I’m a graduate student in the EECS Department, working with Professor Marti
Hearst in the School of Information, at the University of California,
Berkeley.

We are conducting a research study to understand how experts conduct
exploratory data analysis (EDA). We are recruiting professionals who
analyze data as a major part of their daily job to interview about their
approach to EDA, including topics such as workflow, tools used, type of
data analyzed, and techniques employed. Please see below for additional
background.

If you regularly analyze data as part of your job and would like to
participate in this research, please email alspa...@eecs.berkeley.edu to
schedule an interview or ask any questions you may have.

The interview will be conducted at a time and location of your choice. It
will last one to two hours and you will be compensated $25 per hour in
Amazon gift certificates for your participation.

We hope that the information gained from the study will help data analysts
and researchers learn about current the best practices, methodology, and
day-to-day workflow of expert analysts. We really hope you will choose to
participate!


Thank you for your time,

Sara Alspaugh


*Additional Background*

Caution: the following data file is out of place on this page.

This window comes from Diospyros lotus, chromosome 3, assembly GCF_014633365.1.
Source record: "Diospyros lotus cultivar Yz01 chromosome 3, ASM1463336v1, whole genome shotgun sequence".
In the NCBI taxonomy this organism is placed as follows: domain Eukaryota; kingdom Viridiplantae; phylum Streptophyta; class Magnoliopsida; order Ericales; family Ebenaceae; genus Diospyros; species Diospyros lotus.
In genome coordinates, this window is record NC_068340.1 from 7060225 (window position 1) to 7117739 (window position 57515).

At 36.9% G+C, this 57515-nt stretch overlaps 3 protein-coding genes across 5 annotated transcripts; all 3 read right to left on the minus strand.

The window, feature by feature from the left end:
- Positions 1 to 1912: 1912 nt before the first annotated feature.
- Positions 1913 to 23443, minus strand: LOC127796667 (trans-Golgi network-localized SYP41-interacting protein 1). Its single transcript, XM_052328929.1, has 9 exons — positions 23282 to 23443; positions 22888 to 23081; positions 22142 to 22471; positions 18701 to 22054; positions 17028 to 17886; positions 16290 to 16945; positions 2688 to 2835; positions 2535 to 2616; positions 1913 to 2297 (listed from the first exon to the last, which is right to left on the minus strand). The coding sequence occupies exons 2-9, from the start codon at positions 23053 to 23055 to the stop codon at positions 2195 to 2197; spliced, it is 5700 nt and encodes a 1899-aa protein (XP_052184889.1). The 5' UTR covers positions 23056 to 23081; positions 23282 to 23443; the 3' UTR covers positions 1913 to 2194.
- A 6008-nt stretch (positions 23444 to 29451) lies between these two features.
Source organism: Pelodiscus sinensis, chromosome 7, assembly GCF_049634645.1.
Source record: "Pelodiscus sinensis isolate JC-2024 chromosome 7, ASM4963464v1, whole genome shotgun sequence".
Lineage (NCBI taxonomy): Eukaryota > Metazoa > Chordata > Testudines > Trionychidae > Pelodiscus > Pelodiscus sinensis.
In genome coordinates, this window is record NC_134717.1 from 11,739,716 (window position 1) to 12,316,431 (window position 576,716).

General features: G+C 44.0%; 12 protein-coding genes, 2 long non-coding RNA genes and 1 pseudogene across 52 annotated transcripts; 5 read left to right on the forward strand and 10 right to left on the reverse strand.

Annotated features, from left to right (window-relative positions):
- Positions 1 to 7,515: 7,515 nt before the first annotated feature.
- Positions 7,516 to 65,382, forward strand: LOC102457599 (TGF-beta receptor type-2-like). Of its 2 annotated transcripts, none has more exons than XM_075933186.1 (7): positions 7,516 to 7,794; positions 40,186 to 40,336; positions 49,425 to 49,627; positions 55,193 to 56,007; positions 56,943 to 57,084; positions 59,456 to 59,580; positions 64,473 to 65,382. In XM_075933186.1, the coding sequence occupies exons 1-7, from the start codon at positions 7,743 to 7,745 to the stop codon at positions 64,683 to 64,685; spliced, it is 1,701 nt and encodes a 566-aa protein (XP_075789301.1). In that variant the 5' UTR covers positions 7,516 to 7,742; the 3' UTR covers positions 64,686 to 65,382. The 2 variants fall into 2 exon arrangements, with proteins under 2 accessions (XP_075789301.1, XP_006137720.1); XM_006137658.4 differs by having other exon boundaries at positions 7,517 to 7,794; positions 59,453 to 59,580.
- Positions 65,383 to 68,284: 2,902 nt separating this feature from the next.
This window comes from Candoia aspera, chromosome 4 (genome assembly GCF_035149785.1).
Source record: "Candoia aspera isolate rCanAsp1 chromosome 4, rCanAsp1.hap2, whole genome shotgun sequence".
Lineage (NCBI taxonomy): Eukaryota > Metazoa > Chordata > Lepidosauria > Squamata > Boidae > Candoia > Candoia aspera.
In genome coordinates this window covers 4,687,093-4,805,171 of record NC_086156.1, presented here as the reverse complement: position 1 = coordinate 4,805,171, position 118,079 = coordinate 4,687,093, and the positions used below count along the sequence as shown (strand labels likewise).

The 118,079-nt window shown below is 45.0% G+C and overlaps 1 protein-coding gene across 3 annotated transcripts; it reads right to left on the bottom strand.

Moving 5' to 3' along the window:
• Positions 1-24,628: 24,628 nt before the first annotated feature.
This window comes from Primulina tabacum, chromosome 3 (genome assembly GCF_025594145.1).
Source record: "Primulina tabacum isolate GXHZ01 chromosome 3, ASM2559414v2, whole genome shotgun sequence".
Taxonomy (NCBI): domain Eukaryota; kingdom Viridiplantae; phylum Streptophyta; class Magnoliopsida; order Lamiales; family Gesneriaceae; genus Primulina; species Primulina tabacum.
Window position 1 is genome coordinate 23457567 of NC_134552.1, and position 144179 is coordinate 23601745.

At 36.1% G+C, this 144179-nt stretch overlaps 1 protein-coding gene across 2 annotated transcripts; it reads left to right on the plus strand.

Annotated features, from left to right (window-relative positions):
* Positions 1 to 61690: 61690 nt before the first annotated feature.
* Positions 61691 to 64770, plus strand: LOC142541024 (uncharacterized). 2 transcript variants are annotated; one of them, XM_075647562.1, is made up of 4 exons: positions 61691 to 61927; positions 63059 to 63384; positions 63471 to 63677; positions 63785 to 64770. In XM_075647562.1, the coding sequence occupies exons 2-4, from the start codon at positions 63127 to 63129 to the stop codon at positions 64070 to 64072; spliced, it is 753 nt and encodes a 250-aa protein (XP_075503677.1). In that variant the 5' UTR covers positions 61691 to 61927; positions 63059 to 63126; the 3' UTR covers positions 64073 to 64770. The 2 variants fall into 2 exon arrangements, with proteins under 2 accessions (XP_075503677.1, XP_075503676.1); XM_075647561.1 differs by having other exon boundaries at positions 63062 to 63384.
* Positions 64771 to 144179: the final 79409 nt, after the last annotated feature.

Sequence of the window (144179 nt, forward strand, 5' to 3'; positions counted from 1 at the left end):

EDA is an approach to analyzing data, usually undertaken at the beginning
of an analysis, to familiarize oneself with a dataset. Typical goals are to
suggest hypothesis, assess assumptions, and support selection of further
tools, techniques, and datasets. Despite being a necessary part of any
analysis, it remains a nebulous art, that is defined by an attitude and a
collection of techniques, rather than a systematic methodology.

Because of this, I argue, exploratory analysis is not well-supported by
current analysis tools. Better understanding of how exploratory analysis is
done in practice would allow us to develop tools to support important
goals, such as (1) ensuring complete analysis coverage of a data set, (2)
allowing different researchers working independently to come to the same
result, (3) dividing the burden of exploring a data set evenly among
collaborators, (4) managing complex and long-term analysis workflows in an
orderly fashion, and (5) automating that which can be automated.

This will be a qualitative study that seeks to gather information about
current the best practices, methodology, and day-to-day workflow of expert
analysts, particularly with respect to EDA. This information will help us
develop systematic yet flexible methodological frameworks and software
tools to better support people conducting EDA.
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